Led by our stars, what tracts immense we trace! From seas remote, what funds of science raise! A pain to thought! but when the heroick band Returns applauded to their native land, A life domestick you will then deplore, And sigh while I describe the various shore. EDw. CAve. Acastus was soon prevailed upon by his curiosity to set rocks and hardships at defiance, and commit his life to the winds; and the same motives have in all ages had the same effect upon those whom the desire of fame or wisdom has distinguished from the lower orders of mankind. If, therefore, it can be proved that distress is necessary to the attainment of knowledge, and that a happy situation hides from us so large a part of the field of meditation, the envy of many who repine at the sight of affluence and splendour will be much diminished; for such is the delight of mental superiority, that none on whom nature or study have conferred it, would purchase the gifts of fortune by its loss. It is certain, that however the rhetorick of Seneca may have dressed adversity with extrinsick ornaments, he has justly represented it as affording some opportunities of observation, which cannot be found in continual success; he has truly asserted, that to escape misfortune is to want instruction, and that to live at ease is to live in ignorance. As no man can enjoy happiness without thinking that he enjoys it, the experience of calamity is necessary to a just sense of better fortune: for the good of our present state is merely comparative, and the evil which every man feels will be sufficient to disturb and harass him, if he does not know how much he escapes. The lustre of diamonds is invigorated by the interposition of darker bodies; the lights of a picture are created by the shades. The highest pleasure which nature has indulged to sensitive perception, is that of rest after fatigue; yet, that state which labour heightens into delight, is of itself only ease, and is incapable of satisfying the mind without the superaddition of diversified amusements. Prosperity, as is truly asserted by Seneca, very much obstructs the knowledge of ourselves. No man can form a just estimate of his own powers by unactive speculation. That fortitude which has encountered no dangers, that prudence which has surmounted no difficulties, that integrity which has been attacked by no temptations, can at best be considered but as gold not yet brought to the test, of which therefore the true value cannot be assigned. He that traverses the lists without an adversary, may neceive, says the philosopher, the reward Qf victory, but he has no pretensions to the honour. If it be the highest happiness of man to contemplate himself with satisfaction, and to receive the gratulations of his own conscience; he whose courage has made way amidst the turbulence of opposition, and whose vigour has broken through the snares of distress, has many advantages over those that have slept in the shades of indolence, and whose retrospect of time can entertain them with nothing but day rising upon day, and year gliding after year.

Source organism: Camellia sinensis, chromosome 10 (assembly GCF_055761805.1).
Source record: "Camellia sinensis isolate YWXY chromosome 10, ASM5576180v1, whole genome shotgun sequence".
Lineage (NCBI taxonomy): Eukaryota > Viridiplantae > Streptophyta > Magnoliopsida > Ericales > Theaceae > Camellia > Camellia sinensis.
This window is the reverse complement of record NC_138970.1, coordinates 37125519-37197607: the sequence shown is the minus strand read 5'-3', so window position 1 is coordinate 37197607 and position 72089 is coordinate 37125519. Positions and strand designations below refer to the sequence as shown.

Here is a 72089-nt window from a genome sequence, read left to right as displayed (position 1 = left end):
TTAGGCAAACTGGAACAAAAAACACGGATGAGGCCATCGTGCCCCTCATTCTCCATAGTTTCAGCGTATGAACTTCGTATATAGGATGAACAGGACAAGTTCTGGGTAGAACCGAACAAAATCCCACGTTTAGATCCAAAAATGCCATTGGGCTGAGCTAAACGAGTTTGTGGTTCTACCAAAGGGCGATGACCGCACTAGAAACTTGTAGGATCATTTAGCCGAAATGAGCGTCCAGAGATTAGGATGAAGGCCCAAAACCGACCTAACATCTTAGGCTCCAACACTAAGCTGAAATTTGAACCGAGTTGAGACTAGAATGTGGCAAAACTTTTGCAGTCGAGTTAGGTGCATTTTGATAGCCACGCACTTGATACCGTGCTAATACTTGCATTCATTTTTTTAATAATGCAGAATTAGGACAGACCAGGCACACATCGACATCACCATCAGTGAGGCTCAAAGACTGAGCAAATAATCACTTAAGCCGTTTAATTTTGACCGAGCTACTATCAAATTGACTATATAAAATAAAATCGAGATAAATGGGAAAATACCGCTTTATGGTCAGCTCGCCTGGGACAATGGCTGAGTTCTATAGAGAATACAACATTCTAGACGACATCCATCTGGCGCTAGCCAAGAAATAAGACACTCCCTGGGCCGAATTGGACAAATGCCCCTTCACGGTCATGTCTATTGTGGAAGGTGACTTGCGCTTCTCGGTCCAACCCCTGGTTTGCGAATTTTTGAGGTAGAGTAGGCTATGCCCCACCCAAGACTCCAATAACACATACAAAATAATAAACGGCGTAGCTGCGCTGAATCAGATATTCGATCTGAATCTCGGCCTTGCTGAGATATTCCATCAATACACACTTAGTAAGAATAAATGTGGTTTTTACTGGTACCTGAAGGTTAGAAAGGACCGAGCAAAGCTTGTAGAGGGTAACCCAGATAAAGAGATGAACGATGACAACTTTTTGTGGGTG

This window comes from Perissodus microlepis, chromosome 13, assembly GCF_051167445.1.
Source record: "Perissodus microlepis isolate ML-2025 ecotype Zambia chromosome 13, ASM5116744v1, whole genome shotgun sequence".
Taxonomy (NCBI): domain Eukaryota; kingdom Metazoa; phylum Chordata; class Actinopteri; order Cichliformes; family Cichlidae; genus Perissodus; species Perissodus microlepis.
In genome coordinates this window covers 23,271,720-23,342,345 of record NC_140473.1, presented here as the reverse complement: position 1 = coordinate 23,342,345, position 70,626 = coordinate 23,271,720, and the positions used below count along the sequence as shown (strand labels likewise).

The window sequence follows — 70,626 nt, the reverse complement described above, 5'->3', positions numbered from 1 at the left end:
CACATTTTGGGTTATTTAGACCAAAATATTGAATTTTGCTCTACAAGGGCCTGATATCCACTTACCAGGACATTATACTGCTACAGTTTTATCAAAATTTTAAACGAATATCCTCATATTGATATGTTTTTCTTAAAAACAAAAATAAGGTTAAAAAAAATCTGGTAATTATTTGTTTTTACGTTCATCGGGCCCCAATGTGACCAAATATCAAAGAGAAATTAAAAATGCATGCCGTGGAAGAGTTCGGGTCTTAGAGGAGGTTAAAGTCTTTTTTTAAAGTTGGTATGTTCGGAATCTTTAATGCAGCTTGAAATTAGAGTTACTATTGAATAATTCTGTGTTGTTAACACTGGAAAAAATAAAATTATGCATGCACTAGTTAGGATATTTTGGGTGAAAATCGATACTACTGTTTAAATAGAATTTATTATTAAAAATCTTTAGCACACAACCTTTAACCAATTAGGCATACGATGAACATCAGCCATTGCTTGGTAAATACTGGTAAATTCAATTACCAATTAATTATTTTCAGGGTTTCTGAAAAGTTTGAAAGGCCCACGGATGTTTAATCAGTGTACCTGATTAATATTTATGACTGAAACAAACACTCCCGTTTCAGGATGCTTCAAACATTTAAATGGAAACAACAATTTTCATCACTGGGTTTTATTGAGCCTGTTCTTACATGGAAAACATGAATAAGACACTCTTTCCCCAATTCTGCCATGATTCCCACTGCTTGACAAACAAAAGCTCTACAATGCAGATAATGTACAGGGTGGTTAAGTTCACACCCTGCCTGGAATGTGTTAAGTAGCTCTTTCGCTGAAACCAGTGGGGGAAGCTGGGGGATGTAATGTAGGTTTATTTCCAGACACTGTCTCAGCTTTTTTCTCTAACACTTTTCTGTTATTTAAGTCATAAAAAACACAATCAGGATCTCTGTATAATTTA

Equally necessary is some variety of fortune to a nearer inspection of the manners, principles, and affections of mankind. Princes, when they would know the opinions or grievances of their subjects, find it necessary to steal away from guards and attendants, and mingle on equal terms among the people. To him who is known to have the power of doing good or harm, nothing is shewn in its natural form. The behaviour of all that approach him is regulated by his humour, their narratives are adapted to his inclination, and their reasonings determined by his opinions; whatever can alarm suspicion, or excite resentment, is carefully suppressed, and nothing appears but uniformity of sentiments, and ardour of affection. It may be observed, that the unvaried complaisance which ladies have the right of exacting, keeps them generally unskilled in human nature; prosperity will always enjoy the female prerogatives, and therefore must be always in danger of female ignorance. Truth is scarcely to be heard, but by those from whom it can serve no interest to conceal it.